Wanetta Gibson falsely accused Brian Banks of rape! She should be in jail and be made to pay restitution.
By Al Rava, NCFM Secretary
Last Thursday, Los Angeles County Superior Court Judge Mark C. Kim overturned the decade-old forcible rape conviction against Brian Banks after his accuser Wanetta Gibson admitted she falsely accused Banks of the crime. At the time of the false accusation, Banks was a 17-year-old football star at Long Beach Poly High School, who had verbally committed to playing for USC, and Gibson was a 15-year-old classmate. Gibson said Banks raped her on school grounds, Banks said the sex was consensual.
Banks, represented by a public defender, agreed to a plea deal serving five years behind bars instead of risking a prison term of 41 years to life. Only 17 at the time of the plea deal with little or no knowledge about the criminal justice system, Banks was not allowed to speak with his parents when offered the plea deal.
Recently, Wanetta Gibson reached out to Banks on Facebook, arranged a meeting where she admitted that she fabricated the rape accusation. Banks was accompanied at the meeting by a private investigator who recorded Gibson’s admission.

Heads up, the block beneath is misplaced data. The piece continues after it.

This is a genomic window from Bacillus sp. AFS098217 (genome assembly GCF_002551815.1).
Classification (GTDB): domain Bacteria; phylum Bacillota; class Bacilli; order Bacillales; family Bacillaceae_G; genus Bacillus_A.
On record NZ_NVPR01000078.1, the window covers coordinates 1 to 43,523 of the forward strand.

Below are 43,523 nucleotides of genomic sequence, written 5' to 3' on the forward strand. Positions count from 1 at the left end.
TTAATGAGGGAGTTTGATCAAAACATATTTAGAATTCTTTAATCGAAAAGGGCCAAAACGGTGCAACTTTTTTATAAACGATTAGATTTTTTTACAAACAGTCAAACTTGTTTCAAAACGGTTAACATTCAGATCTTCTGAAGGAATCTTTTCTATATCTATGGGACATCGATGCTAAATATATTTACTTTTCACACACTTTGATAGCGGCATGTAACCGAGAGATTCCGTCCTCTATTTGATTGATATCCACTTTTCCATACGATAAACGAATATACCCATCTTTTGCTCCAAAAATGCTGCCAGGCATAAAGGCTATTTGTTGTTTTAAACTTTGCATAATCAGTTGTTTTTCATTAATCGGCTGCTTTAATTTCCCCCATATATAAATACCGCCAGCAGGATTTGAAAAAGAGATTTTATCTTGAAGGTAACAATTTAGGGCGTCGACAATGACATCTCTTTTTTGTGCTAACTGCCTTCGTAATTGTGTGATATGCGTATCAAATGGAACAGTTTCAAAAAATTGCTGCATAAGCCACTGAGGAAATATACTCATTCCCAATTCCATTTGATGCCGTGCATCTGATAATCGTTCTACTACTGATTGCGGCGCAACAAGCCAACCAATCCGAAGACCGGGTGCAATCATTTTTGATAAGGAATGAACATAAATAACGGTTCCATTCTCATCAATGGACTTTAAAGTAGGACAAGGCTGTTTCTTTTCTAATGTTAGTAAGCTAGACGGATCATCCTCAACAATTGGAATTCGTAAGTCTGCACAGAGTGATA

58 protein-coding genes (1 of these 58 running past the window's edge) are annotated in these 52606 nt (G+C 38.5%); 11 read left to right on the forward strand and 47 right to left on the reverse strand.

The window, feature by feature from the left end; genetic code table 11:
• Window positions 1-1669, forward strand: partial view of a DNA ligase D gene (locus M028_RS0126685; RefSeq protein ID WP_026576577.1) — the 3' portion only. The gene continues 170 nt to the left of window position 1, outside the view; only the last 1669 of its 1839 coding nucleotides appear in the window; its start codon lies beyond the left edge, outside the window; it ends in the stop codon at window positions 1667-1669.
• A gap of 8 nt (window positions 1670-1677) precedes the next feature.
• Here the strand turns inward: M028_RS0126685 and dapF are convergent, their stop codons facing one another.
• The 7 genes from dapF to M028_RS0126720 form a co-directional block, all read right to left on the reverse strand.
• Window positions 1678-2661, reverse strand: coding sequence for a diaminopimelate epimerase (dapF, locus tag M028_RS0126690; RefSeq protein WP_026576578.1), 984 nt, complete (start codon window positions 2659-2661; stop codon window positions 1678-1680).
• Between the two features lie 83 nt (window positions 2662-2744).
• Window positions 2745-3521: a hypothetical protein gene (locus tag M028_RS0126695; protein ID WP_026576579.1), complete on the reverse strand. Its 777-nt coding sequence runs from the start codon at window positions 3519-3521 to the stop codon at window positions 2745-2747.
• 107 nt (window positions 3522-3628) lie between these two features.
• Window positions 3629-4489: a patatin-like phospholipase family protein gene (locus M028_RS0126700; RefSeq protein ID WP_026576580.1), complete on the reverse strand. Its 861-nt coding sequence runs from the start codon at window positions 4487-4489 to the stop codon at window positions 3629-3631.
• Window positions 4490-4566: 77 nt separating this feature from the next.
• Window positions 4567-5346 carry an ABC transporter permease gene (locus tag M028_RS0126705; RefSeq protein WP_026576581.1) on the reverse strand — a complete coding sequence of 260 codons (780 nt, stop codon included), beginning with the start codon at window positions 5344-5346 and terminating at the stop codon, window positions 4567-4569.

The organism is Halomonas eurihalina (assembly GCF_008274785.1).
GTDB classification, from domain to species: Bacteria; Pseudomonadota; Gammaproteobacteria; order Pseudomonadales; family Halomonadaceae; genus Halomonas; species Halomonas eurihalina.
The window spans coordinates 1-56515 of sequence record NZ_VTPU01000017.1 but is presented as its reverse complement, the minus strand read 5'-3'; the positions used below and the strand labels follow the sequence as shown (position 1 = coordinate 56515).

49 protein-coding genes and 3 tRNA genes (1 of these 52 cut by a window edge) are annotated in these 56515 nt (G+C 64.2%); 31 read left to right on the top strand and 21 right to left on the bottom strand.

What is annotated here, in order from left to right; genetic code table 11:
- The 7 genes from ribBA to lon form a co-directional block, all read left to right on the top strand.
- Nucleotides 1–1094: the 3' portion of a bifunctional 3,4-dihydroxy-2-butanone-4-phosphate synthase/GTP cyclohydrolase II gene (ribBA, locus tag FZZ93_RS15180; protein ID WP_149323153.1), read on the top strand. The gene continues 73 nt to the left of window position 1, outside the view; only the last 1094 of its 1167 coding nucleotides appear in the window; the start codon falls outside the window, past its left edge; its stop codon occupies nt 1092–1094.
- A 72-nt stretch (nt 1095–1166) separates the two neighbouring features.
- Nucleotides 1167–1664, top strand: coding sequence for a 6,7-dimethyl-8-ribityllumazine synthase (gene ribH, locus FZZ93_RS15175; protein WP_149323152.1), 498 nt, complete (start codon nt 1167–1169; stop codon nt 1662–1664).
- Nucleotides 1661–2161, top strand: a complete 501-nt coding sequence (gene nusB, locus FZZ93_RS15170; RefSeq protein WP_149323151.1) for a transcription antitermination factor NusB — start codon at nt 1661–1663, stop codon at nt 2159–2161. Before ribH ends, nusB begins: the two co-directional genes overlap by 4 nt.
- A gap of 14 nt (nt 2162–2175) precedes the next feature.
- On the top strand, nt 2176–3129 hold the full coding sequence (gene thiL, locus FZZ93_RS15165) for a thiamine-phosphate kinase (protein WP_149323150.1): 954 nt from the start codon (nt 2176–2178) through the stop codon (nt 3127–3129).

Shortly after Banks’ plea deal, Gibson’s mother, on behalf of her minor daughter, sued the Long Beach Unified School District for maintaining an unsafe environment. The lawsuit resulted in Gibson receiving a $1.5-million settlement.
Unfortunately, Los Angeles County prosecutors do not plan to charge Gibson, now 24, for perjuring herself by making false accusations, because prosecutors claim it would be hard to prove their case. Perhaps because the private investigator’s recording would not be admissible in a criminal or civil case against Gibson.
The Long Beach Police Department has not opened an “official investigation” into Gibson’s false accusation, although it is communicating with prosecutors about Gibson’s actions.
During a recent interview with a San Diego radio station, Banks talked of visiting Sea World yesterday with his attorney’s family and how great it felt to be able to wear shorts in public. He was able to wear shorts because his rape conviction had required him to register as a sex offender and wear an ankle monitor
Gibson admitted to falsely accusing Banks. Regardless of whether the incriminating tape recording is admissible in a criminal or civil action, she should be charged with appropriate crimes. Charging her with perjury, filing a false police report, and whatever else applies at least establishes a criminal record.
Banks deserves some justice. Gibson deserves to be held accountable. Society deserves protection from such women. It is inconceivable that no effort will be made to recover Gibson’s ill-gotten gains. Whoever in the District Attorney’s Office decided not to prosecute Gibson should be fired.
To learn more about Brian Banks, visit www.brianbanks.org , where you can contribute to a documentary about Brian’s struggle and exoneration.